German architect André Broessel, of Rawlemon, has looked into his crystal ball and seen the future of renewable energy. In this case it’s a spherical sun-tracking solar energy-generating globe — essentially a giant glass marble on a robotic steel frame. But this marble is no toy. It concentrates both sunlight and moonlight up to 10,000 times — making its solar harvesting capabilities 35 percent more efficient than conventional dual-axis photovoltaic designs.
André Broessel was a finalist in the World Technology Network Award 2013 with the globe’s design and afterward produced this latest version, called Betaray, which can concentrate diffuse light such as that from a cloudy day.
André Broessel’s latest invention looks like something out of a superhero movie. The bifrost device depicted in Thor, perhaps, or Eric Selvig’s wormhole machine in The Avengers.
In reality, though, it’s a stand-alone solar energy generator. And if nothing else, it’s much more interesting to look at than your standard photovoltaic solar panel.
But Broessel’s invention may be more than just aesthetically pleasing. According to a recent report in Fast Company, the German architect touts his orb-like system as being 35 percent more efficient than a standard panel, doing even better when combined with a tool for tracking the sun.
“For the last 40 years we have tried to capture this energy with PV panels,” Broessel says in the promotional video on his Indiegogo campaign for his company, Rawlemon. “But the earth is moving around the sun, and the fixed panel is losing its efficiency.”
The rotating glass orb, he says, brings in energy from the sun and concentrates it onto a small surface of tiny solar panels. The ball lens is able to concentrate and diffuse light on one small focal point, making it more sustainable (less material used to create solar cells, most of which are made from crystalline silicon) and more efficient. Additionally, Broessel says poor weather would not impact the device, because of a built-in weather tracking system.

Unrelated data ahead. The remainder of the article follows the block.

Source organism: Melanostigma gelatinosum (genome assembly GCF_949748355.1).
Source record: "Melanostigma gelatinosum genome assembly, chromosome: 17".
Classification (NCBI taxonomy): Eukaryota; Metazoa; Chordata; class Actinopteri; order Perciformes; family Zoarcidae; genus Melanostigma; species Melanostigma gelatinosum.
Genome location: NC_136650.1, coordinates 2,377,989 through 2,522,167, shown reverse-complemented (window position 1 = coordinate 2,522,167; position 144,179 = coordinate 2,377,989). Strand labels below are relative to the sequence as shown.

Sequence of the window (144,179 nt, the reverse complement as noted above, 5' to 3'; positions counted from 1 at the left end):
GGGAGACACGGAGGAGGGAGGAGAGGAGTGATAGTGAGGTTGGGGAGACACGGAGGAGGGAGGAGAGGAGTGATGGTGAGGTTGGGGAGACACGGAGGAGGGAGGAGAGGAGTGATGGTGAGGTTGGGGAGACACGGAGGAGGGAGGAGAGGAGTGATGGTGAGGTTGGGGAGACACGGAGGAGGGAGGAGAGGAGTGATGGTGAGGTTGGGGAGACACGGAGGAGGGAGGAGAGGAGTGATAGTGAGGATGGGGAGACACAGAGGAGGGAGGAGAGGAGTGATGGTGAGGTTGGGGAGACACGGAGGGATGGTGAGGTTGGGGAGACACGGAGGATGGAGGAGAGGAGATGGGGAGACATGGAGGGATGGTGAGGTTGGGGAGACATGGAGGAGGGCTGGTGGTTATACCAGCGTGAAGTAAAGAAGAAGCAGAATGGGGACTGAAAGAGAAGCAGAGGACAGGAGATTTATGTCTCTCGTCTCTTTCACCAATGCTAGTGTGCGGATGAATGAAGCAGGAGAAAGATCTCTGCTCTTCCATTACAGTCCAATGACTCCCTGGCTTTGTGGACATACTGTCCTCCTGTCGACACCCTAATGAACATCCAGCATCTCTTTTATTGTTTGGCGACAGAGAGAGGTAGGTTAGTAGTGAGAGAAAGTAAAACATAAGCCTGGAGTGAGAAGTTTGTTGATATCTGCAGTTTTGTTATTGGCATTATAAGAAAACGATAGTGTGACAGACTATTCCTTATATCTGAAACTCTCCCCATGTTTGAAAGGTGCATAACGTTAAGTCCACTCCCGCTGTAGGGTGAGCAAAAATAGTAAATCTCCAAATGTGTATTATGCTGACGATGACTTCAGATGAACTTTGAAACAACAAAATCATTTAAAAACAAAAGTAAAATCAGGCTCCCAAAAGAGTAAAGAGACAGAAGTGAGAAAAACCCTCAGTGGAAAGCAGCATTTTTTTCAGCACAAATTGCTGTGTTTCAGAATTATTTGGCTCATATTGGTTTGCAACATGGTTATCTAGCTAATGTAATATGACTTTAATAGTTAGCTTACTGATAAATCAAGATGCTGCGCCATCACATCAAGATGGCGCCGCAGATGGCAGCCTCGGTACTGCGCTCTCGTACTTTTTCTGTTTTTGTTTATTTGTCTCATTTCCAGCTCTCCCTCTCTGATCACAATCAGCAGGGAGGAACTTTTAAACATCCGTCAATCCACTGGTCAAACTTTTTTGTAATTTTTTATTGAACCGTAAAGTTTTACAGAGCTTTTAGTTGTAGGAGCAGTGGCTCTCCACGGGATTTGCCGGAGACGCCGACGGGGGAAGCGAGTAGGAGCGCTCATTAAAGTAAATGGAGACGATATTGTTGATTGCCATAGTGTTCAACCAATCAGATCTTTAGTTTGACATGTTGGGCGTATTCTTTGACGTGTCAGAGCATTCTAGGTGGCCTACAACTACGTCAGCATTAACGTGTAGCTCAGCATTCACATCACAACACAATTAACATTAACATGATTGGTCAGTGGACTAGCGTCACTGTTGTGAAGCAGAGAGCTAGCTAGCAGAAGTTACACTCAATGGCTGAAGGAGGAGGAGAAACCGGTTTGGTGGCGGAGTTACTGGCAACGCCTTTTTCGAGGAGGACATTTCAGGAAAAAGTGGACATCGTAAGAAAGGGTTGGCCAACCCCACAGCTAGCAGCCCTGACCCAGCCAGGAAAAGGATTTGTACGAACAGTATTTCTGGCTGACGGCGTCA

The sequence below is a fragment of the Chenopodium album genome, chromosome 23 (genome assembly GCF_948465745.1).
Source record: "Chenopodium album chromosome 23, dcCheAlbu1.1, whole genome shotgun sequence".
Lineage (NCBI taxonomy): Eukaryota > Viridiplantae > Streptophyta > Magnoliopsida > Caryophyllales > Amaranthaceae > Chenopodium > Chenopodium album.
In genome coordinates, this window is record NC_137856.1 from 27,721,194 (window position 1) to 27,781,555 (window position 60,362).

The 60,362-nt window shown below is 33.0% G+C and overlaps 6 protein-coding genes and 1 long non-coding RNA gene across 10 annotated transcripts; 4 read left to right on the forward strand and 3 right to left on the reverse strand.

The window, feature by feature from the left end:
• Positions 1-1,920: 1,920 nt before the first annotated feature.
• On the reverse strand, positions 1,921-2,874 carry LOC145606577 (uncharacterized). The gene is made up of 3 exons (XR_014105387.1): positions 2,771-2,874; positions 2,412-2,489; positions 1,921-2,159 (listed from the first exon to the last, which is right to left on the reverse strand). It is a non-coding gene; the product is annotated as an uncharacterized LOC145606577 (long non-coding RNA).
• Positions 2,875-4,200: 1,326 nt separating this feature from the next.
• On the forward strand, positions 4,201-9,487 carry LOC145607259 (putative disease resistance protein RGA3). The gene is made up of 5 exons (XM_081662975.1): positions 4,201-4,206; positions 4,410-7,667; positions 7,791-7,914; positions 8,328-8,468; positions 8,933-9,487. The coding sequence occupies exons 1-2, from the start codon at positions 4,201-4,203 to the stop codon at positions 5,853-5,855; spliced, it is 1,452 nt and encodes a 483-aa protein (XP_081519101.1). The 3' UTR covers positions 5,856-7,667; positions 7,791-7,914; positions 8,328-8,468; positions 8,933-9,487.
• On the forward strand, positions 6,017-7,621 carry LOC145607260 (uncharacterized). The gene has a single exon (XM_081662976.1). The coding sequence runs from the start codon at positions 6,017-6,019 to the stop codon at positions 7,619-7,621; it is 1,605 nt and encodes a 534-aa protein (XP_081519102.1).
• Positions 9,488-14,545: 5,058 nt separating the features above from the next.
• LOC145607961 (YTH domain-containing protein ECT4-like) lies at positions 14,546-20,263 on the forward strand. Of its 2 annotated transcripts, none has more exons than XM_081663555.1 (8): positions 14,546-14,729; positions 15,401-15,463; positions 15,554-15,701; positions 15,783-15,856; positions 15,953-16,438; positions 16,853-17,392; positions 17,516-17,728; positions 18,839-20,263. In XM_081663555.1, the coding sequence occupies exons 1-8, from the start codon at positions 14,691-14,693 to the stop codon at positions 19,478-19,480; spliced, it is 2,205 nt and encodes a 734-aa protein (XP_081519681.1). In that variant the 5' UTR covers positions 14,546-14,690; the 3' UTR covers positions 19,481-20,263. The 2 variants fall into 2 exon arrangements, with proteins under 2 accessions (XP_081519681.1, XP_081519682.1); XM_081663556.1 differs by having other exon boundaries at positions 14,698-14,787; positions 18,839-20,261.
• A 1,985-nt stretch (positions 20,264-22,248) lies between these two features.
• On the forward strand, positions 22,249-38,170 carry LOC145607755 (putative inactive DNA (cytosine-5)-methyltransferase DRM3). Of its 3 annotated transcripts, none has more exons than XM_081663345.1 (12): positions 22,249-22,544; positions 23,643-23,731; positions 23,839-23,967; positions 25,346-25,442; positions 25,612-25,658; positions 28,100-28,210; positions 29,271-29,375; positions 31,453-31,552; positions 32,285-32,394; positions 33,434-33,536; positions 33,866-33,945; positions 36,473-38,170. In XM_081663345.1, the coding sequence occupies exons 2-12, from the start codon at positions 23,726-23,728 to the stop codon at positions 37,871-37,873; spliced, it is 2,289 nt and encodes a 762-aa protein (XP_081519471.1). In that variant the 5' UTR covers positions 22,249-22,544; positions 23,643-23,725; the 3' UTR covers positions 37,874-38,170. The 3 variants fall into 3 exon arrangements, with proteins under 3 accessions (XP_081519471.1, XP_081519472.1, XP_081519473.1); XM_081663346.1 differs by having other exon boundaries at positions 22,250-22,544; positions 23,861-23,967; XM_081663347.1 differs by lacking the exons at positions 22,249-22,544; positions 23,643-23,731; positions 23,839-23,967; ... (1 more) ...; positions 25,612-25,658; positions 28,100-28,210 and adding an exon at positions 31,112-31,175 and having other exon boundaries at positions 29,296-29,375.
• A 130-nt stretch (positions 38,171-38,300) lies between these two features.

“We can squeeze more juice out of the sun,” Broessel says.
In terms of whether the device will actually bring meaningful improvements to the renewable energy sector to reduce the effects of man-made climate change, the outlook seems promising on its face. The amount of energy solar panels can derive from the sun is low compared to the energy that the sun can actually produce — some only convert about 20 percent of their available energy into electrical power — so a device that can better concentrate the sun’s energy would be surely welcome. And, as Stanford University’s associate director on energy and sustainable development Mark Thurber told the Wall Street Journal back in April, “the most intriguing renewable energy technologies are those that have the most room to improve.” In terms of solar, he said at the time, “perhaps concentrating solar power can make significant strides as we learn from the first large installations.”
Broessel’s device is not yet available in the market. He is trying to raise $120,000 on his Indiegogo campaign for further testing, and for patent applications he’s filed in five jurisdictions.